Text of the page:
U.S. skiing: East v. West’s not just ice v. powder
Ryan Summerlin December 31, 2009
BRECKENRIDGE, Colorado – Long before settling amid the soaring peaks of southwestern Colorado, where she helped create a ski experience unlike any other in North America, Jen Brill learned to carve turns on blue ice at some of the better known ski resorts in the East.
“I remember seeing sheets of ice for hundreds of feet (meters) and just trying to hold on,” Brill recalled.
No longer does Brill concern herself with what Eastern skiers sometimes refer to with a bit of humor and hyperbole as “bullet proof” ice.
At Silverton – the ski area Brill opened with her husband, Aaron, 10 years ago – the only ice she sees is a snow-dusted frozen cascade she sometimes cruises past on her snowboard while in powder up to her waist.
Silverton is buried under about 400 inches of natural snowfall each year, so the only question about conditions there each day concerns the depth of snow on hill – belt-high or only knee-deep?
The differences between skiing in the East and West are significant and many: altitude, acreage, snow and weather are all different, starkly so at times.
Eastern skiers all have stories of fighting through miserable, face-stinging icy winds and generally wetter conditions that are more common at Appalachian elevations (usually between 1,000-4,000 feet (300 to 1,200 meters) than in the higher, drier climes of the Rockies, where lifts carry skiers well beyond 10,000 feet (3,000 meters) above sea level.
But some of the best competitive skiers the United States has ever produced – World Cup champion and Olympic medalist Bode Miller, for example – grew up carving turns in the Northeast, where skiers learn by necessity at an early age the kind of knee angle and weight transfer required for setting an edge in hardpack or ice.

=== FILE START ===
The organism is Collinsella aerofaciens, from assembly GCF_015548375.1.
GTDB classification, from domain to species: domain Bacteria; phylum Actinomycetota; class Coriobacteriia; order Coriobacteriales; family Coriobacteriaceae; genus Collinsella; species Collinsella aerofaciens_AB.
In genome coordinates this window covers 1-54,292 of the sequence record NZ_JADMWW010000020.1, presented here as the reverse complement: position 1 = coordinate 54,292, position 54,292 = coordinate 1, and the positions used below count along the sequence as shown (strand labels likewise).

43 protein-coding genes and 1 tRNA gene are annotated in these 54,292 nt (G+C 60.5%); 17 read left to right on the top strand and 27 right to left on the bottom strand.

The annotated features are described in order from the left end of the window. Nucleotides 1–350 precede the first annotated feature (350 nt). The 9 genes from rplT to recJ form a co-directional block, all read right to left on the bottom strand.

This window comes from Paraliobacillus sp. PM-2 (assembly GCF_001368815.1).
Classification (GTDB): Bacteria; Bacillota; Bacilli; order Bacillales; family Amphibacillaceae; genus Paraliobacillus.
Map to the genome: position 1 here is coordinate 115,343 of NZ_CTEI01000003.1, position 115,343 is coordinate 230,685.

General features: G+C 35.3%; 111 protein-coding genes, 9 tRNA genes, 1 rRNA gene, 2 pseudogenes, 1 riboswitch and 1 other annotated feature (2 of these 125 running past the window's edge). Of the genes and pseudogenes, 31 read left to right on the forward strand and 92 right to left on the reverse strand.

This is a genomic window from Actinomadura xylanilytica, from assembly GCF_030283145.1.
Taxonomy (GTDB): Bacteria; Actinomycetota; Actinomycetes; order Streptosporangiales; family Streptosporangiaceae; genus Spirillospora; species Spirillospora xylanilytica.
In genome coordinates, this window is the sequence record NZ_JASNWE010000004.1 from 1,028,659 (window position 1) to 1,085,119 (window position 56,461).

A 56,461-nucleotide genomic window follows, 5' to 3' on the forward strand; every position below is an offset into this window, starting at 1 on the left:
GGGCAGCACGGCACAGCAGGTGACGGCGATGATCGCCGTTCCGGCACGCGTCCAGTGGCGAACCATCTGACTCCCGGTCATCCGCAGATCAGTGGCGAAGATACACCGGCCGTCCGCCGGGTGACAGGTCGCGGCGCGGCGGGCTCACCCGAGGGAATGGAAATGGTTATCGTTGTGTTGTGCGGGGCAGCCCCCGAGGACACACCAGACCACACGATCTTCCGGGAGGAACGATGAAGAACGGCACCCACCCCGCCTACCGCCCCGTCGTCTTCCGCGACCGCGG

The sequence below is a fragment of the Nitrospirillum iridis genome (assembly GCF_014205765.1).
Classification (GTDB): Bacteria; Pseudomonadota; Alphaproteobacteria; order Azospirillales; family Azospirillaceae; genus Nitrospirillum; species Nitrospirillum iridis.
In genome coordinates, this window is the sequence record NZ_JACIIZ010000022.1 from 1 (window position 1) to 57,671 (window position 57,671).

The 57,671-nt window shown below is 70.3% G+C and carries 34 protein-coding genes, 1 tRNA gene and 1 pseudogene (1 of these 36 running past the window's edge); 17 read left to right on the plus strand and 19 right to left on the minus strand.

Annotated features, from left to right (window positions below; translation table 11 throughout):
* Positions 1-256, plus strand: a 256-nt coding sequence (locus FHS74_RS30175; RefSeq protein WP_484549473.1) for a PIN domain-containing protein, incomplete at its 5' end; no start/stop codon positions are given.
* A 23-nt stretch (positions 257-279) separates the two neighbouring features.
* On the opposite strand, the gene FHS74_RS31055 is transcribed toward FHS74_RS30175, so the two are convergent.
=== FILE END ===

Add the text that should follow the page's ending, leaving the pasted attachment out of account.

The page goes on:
Brill grew up in New York and her parents normally drove north for ski vacations in New England at places like Killington, Vermont. If the wind-chill factor dropped close to zero (-18 Celsius), or if skiers were getting pelted with sleet or freezing rain, she bundled up and got out there anyway.
“We drove four hours … so my parents were like, ‘You’re going skiing no matter what,’ and it made me tougher,” Brill recalled.
There are big-mountain experiences to be had in the East at places like Sugarloaf USA in Maine (2,820 vertical feet (860 vertical meters)), where Miller and snowboard cross Olympic gold medalist Seth Wescott trained.
Most of the trails in the East are carved out below the tree line and are well defined. Because Eastern ski areas rely heavily on snowmaking, venturing into the trees, even for the best skiers, can be difficult and dangerous much of the year, though certainly possible after a blizzard or later in the season during a good snow year.
Snowmaking has made the conditions at larger Eastern resorts like Sunday River in Maine, or Stowe or Sugarbush in Vermont, very dependable. At Sunday River, more than 90 percent of the resort is open for skiing for about four solid months. Although there is snowmaking in the West as well, if it’s a bad snow year, skiers may not be able to get to some of the best terrain in open bowls or in the trees, the things that make skiing in the West special.
Darcy Liberty, who grew up in Maine and now handles public relations for Sunday River, spent several years living in Colorado, working part of that time at Winter Park.
She describes Eastern and Western ski areas as “two different products.”
“I don’t consider there to be direct competition between ski areas in the East and out West,” she said. “Every ski area in the world is competing for skiers and snowboarders interested in the sport, but when it comes to daily operations, you’re mostly looking for skiers in a specific radius.”